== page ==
Fear. And anxiety. How will this all work? Are we going to be okay?

I know the truth. The truth is that whatever happens, we are going to be okay. Everything will be fine. No, it’s not going to go according to my plan. In fact, it’s probably going to go in about every other direction than what I anticipated.

I did know this would happen.

I said it myself.

I suppose it’s another opportunity to learn and grow into whomever I’m meant to be and whatever I’m meant to do.

Now, to flip this all on its head, how many people have an AMH level like mine with unexplained infertility like me and never get to have their baby? How many people have Asherman’s and never get pregnant again? Or never carry to term?

Grateful to be in the percentage that I am.

The official 35 week check-up

Today, I met with doc for our official 35 week check-up. Belly measured 40 weeks, cervix “tight as a drum” (which is good since we don’t want baby coming yet), got specifics on bedrest guidelines (laying or reclining for 1.5-2 hours at a time with 45 min. light work in between), baby is still breech, and doc has evidently changed his mind on the delivery day. His first reaction was to deliver no later than 37 weeks, but today he told me 38 weeks and that he was booking a c-section time for that day. He won’t continue the procardia to calm contractions after 36 weeks and that may be a deciding factor in that we may not make it to 38 or even 37 weeks if my contractions pick up and progress as they did the other day. So we will roll with it all.

I contacted my acupuncturist who said he may be able to help with the position of baby, so I will see him Sunday. With my belly already being at 40 weeks, doc said I’m only going to get bigger and more miserable. Fun!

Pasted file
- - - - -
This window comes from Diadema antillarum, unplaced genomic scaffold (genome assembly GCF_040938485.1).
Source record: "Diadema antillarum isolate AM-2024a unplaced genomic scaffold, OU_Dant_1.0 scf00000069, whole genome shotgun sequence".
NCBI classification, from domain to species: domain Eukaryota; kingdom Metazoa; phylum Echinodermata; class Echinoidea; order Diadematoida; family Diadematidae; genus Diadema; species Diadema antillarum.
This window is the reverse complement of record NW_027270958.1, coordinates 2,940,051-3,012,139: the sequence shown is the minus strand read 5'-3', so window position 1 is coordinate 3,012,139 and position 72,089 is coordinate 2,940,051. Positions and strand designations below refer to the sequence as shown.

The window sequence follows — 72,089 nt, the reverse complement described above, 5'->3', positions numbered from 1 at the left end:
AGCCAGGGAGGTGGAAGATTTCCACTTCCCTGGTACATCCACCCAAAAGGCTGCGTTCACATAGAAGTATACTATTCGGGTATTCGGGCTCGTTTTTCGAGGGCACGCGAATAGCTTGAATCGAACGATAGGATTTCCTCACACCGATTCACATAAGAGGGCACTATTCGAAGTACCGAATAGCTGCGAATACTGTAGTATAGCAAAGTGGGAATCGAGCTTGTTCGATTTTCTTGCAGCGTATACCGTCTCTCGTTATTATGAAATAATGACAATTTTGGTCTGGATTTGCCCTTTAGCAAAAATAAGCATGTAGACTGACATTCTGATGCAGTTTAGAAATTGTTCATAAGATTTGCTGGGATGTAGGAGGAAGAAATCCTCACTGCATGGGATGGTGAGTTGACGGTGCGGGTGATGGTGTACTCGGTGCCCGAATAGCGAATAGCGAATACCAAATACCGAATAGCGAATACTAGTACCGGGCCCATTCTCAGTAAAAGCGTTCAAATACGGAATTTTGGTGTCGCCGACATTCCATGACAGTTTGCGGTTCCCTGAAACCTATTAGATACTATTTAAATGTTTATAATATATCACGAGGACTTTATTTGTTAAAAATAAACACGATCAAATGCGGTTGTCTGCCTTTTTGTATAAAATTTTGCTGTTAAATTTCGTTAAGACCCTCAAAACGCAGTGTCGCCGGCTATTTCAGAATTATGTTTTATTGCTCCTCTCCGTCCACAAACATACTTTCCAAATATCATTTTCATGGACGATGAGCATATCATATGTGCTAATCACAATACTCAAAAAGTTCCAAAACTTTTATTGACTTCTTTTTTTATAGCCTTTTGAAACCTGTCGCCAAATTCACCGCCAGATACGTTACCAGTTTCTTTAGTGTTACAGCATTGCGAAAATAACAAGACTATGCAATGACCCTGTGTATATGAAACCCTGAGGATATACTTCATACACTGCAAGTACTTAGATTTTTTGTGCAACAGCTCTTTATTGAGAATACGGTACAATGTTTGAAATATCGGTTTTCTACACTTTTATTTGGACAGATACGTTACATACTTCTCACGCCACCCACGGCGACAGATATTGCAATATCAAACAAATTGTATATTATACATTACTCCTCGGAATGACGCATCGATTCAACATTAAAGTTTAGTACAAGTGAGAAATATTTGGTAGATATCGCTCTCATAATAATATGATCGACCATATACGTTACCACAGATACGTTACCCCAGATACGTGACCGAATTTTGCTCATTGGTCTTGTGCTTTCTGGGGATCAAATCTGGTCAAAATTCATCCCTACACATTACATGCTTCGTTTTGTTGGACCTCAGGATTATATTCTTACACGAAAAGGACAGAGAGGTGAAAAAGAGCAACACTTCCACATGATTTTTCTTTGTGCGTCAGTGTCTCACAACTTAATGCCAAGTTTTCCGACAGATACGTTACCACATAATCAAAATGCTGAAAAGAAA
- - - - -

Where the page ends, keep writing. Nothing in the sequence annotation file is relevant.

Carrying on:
I’m off work now until baby arrives, then my maternity leave starts. I’m just starting to get all the work stuff sorted out – cancelling things, rescheduling, having other people move things to appropriate places for my substitutes, and trying to breathe and let it go. All will be fine. I know.

35 weeks

A couple days ago, I had an extra visit with my high risk OB due to the polyhydramnios (extra fluid). Baby and placenta looked great! Baby was estimated at 7.5 lbs and we could see hair floating above his head! I noticed just before the appointment that I must’ve lost my mucous plug that afternoon so the doc checked but my cervix was closed, maybe 50% effaced. He did feel two contractions during the exam so he sent me to be monitored which turned into admission to labor and delivery as contractions were 2-3minutes apart. These contractions were just tight, not painful. Through the course of the evening and a few bags of IV fluids, the contractions became lower and painful, so I got additional meds and was able to sleep just a bit. Good news was that I finally got to eat the next morning when contractions were 6-12 minutes apart. My doc explained that the contractions won’t stop due to the hydramnios. I was discharged from the hospital last night after my second steroid shot for baby. I’m now on bedrest and out of work probably until baby arrives which is planned for 37 weeks if he stays out until then. Any and all prayers for my body to calm down, baby to get heads down into delivery position, and baby to stay strong are very much appreciated. He’s still moving well and we got some great face pictures!

 

33 weeks – polyhydramnios?